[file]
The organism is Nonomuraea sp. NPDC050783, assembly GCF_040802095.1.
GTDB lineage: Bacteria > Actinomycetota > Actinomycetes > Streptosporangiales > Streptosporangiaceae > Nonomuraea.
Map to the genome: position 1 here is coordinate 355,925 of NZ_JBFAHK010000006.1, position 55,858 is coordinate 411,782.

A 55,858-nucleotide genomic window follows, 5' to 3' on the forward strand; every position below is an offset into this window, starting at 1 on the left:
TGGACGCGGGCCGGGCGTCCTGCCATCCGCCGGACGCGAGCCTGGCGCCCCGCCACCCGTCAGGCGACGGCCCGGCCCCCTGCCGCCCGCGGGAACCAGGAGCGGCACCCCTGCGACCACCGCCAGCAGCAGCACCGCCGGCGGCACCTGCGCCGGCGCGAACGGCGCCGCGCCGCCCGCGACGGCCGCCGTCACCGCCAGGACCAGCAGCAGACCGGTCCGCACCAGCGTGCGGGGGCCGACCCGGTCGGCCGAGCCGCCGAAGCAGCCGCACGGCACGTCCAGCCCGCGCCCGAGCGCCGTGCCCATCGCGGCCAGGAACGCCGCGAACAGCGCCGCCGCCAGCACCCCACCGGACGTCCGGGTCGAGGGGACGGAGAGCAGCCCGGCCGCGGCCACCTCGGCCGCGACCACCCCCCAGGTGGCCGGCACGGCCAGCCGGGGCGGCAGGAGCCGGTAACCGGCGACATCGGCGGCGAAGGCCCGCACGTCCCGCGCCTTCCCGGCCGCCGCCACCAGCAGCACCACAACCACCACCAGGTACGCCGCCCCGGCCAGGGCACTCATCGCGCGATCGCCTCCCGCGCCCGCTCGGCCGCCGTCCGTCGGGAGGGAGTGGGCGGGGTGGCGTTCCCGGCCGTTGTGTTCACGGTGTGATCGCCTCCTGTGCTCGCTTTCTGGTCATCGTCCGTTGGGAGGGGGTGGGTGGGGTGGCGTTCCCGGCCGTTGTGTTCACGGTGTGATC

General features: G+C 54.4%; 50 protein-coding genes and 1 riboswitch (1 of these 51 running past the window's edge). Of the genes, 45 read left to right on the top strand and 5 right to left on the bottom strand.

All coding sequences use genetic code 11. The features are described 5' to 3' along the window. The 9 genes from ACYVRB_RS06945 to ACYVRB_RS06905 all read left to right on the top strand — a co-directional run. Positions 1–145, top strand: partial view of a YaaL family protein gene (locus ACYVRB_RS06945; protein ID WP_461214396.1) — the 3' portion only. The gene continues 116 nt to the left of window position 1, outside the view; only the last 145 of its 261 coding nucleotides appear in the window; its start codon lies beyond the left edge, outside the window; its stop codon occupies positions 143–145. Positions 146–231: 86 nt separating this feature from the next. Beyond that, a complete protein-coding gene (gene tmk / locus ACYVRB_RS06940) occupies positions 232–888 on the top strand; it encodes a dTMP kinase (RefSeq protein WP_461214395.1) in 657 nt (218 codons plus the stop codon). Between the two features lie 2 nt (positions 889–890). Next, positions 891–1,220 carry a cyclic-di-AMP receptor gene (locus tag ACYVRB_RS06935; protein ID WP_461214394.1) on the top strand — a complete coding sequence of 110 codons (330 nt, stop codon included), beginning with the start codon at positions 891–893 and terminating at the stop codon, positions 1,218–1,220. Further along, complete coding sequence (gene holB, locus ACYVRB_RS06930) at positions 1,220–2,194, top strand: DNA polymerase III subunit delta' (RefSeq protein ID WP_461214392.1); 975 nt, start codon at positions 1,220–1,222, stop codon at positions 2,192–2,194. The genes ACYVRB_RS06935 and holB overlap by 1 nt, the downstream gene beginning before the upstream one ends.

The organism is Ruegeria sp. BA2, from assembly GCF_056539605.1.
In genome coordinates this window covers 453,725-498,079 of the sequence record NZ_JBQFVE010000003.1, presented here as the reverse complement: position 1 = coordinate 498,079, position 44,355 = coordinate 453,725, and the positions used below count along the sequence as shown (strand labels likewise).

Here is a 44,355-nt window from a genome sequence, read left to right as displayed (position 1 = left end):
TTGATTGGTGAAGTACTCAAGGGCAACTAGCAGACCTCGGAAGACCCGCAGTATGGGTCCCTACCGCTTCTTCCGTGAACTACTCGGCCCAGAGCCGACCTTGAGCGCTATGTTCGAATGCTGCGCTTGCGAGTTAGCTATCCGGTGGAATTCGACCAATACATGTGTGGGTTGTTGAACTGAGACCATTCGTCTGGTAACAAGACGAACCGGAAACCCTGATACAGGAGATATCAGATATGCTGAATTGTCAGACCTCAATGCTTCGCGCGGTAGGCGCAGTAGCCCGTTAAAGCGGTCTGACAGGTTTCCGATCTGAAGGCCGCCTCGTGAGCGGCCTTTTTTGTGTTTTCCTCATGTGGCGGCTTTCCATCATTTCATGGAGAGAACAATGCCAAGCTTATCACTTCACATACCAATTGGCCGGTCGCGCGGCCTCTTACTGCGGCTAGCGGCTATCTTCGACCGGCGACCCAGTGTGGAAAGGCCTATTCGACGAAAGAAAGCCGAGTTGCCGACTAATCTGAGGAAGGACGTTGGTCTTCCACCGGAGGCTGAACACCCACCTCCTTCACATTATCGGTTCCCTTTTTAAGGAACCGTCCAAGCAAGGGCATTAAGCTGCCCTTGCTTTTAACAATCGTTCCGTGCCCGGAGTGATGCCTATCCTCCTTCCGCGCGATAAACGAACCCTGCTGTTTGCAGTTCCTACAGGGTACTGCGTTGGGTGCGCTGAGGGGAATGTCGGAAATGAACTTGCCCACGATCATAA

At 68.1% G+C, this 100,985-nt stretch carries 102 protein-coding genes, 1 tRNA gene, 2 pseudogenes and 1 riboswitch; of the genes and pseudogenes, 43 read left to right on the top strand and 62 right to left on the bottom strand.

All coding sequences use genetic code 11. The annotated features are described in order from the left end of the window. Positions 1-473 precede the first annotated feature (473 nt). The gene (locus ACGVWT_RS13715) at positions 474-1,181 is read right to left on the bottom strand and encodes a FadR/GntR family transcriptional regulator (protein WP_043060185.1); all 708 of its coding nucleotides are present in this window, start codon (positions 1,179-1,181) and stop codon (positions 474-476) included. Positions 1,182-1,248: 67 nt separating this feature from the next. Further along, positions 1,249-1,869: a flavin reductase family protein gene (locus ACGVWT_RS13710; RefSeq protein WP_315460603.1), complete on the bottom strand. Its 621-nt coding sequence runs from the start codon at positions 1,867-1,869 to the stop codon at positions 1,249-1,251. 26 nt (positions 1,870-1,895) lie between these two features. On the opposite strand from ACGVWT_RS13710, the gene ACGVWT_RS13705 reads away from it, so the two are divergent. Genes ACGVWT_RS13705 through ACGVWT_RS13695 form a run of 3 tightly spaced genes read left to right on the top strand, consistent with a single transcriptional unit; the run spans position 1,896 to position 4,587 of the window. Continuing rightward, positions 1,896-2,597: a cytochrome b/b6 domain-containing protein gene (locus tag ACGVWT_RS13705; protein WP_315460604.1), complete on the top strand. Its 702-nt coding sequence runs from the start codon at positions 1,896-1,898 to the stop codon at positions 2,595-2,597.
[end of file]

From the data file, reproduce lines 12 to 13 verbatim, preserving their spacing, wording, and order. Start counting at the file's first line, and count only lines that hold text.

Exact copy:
At 68.1% G+C, this 100,985-nt stretch carries 102 protein-coding genes, 1 tRNA gene, 2 pseudogenes and 1 riboswitch; of the genes and pseudogenes, 43 read left to right on the top strand and 62 right to left on the bottom strand.

All coding sequences use genetic code 11. The annotated features are described in order from the left end of the window. Positions 1-473 precede the first annotated feature (473 nt). The gene (locus ACGVWT_RS13715) at positions 474-1,181 is read right to left on the bottom strand and encodes a FadR/GntR family transcriptional regulator (protein WP_043060185.1); all 708 of its coding nucleotides are present in this window, start codon (positions 1,179-1,181) and stop codon (positions 474-476) included. Positions 1,182-1,248: 67 nt separating this feature from the next. Further along, positions 1,249-1,869: a flavin reductase family protein gene (locus ACGVWT_RS13710; RefSeq protein WP_315460603.1), complete on the bottom strand. Its 621-nt coding sequence runs from the start codon at positions 1,867-1,869 to the stop codon at positions 1,249-1,251. 26 nt (positions 1,870-1,895) lie between these two features. On the opposite strand from ACGVWT_RS13710, the gene ACGVWT_RS13705 reads away from it, so the two are divergent. Genes ACGVWT_RS13705 through ACGVWT_RS13695 form a run of 3 tightly spaced genes read left to right on the top strand, consistent with a single transcriptional unit; the run spans position 1,896 to position 4,587 of the window. Continuing rightward, positions 1,896-2,597: a cytochrome b/b6 domain-containing protein gene (locus tag ACGVWT_RS13705; protein WP_315460604.1), complete on the top strand. Its 702-nt coding sequence runs from the start codon at positions 1,896-1,898 to the stop codon at positions 2,595-2,597.